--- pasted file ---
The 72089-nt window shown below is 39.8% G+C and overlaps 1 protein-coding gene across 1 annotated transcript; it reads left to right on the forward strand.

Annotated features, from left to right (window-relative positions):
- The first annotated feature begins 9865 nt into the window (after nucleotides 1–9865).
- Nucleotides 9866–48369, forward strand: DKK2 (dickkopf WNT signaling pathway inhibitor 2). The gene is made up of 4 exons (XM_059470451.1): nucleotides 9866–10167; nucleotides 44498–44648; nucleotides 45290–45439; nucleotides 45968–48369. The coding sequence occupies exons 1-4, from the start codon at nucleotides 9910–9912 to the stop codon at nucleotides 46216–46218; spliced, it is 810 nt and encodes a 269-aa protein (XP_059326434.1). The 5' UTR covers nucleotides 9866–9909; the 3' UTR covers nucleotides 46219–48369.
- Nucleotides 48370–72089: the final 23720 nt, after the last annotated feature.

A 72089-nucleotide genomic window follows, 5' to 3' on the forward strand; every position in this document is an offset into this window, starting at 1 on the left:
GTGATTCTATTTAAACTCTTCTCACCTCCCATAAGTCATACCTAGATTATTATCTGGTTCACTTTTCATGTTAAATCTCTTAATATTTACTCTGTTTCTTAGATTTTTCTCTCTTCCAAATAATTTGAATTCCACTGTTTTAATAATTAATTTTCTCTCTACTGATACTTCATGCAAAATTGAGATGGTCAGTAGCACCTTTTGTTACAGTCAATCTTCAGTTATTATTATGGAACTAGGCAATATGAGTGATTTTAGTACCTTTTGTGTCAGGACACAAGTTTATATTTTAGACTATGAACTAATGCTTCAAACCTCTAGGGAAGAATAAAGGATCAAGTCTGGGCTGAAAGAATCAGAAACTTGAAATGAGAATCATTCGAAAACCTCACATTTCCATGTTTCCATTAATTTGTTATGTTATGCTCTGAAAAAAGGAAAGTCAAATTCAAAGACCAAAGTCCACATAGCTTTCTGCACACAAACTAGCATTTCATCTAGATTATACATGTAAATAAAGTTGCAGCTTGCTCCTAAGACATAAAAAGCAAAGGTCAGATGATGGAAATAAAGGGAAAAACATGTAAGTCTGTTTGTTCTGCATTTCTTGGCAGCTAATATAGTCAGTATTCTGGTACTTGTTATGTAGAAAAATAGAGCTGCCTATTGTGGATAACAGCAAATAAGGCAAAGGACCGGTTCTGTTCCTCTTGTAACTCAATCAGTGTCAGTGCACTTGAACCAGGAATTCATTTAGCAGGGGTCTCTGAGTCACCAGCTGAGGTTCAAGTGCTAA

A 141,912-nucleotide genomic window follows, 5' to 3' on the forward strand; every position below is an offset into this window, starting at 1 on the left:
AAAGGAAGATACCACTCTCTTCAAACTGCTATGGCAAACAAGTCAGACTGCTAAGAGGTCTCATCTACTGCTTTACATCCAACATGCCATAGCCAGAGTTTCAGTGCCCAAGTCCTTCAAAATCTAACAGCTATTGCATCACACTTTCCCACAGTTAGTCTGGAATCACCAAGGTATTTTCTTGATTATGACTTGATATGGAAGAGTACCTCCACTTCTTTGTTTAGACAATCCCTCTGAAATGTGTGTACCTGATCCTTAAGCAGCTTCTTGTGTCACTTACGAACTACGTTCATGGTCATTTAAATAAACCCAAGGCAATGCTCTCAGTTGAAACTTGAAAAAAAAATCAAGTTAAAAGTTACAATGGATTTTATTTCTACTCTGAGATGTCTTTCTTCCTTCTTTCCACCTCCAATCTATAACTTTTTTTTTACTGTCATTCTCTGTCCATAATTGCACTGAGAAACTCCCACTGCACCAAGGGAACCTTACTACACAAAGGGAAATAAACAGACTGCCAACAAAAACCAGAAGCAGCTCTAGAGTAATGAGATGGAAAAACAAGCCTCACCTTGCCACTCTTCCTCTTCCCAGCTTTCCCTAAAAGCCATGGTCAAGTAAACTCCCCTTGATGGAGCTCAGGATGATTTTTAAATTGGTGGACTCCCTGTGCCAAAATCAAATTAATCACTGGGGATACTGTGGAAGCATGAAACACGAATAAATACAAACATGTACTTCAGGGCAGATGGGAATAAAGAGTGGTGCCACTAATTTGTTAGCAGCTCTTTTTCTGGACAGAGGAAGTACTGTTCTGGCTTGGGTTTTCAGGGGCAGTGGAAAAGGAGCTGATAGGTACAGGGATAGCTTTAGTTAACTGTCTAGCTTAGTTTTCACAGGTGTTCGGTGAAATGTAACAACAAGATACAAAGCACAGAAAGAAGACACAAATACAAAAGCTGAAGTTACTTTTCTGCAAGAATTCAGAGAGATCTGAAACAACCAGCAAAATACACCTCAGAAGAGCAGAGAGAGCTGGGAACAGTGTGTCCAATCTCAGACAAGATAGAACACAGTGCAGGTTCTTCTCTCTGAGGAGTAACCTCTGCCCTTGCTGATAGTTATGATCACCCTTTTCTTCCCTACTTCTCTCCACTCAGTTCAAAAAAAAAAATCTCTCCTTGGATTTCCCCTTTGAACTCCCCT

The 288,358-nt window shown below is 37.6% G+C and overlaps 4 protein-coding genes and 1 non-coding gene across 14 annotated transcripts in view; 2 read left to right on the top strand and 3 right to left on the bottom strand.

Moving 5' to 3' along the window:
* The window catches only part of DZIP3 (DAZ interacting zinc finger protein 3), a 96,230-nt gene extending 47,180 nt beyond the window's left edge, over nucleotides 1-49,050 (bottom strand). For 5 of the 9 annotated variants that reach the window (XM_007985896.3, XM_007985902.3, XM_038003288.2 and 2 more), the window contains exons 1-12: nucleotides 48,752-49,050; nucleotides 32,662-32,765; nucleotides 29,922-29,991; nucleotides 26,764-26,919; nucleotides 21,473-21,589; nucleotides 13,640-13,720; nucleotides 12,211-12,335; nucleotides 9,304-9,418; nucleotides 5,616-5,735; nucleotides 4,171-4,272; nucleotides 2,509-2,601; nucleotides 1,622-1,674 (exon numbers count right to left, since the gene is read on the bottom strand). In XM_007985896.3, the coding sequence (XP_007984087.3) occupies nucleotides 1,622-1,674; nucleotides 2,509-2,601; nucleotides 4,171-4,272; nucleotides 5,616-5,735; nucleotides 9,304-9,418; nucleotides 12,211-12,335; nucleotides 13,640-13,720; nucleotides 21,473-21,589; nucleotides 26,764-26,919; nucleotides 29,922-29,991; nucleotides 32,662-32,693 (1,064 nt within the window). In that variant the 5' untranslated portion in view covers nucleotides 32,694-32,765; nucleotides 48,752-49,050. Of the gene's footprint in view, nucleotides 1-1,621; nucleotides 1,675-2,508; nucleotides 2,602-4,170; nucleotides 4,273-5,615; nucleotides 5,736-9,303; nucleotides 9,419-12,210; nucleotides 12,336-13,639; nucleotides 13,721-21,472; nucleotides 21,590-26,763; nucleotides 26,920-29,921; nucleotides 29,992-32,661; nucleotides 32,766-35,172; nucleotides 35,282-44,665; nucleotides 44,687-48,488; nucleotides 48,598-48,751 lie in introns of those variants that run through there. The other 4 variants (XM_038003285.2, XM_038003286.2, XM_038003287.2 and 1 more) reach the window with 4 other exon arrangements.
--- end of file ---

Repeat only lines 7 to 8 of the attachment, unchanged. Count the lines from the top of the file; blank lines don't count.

GTGATTCTATTTAAACTCTTCTCACCTCCCATAAGTCATACCTAGATTATTATCTGGTTCACTTTTCATGTTAAATCTCTTAATATTTACTCTGTTTCTTAGATTTTTCTCTCTTCCAAATAATTTGAATTCCACTGTTTTAATAATTAATTTTCTCTCTACTGATACTTCATGCAAAATTGAGATGGTCAGTAGCACCTTTTGTTACAGTCAATCTTCAGTTATTATTATGGAACTAGGCAATATGAGTGATTTTAGTACCTTTTGTGTCAGGACACAAGTTTATATTTTAGACTATGAACTAATGCTTCAAACCTCTAGGGAAGAATAAAGGATCAAGTCTGGGCTGAAAGAATCAGAAACTTGAAATGAGAATCATTCGAAAACCTCACATTTCCATGTTTCCATTAATTTGTTATGTTATGCTCTGAAAAAAGGAAAGTCAAATTCAAAGACCAAAGTCCACATAGCTTTCTGCACACAAACTAGCATTTCATCTAGATTATACATGTAAATAAAGTTGCAGCTTGCTCCTAAGACATAAAAAGCAAAGGTCAGATGATGGAAATAAAGGGAAAAACATGTAAGTCTGTTTGTTCTGCATTTCTTGGCAGCTAATATAGTCAGTATTCTGGTACTTGTTATGTAGAAAAATAGAGCTGCCTATTGTGGATAACAGCAAATAAGGCAAAGGACCGGTTCTGTTCCTCTTGTAACTCAATCAGTGTCAGTGCACTTGAACCAGGAATTCATTTAGCAGGGGTCTCTGAGTCACCAGCTGAGGTTCAAGTGCTAA

A 141,912-nucleotide genomic window follows, 5' to 3' on the forward strand; every position below is an offset into this window, starting at 1 on the left: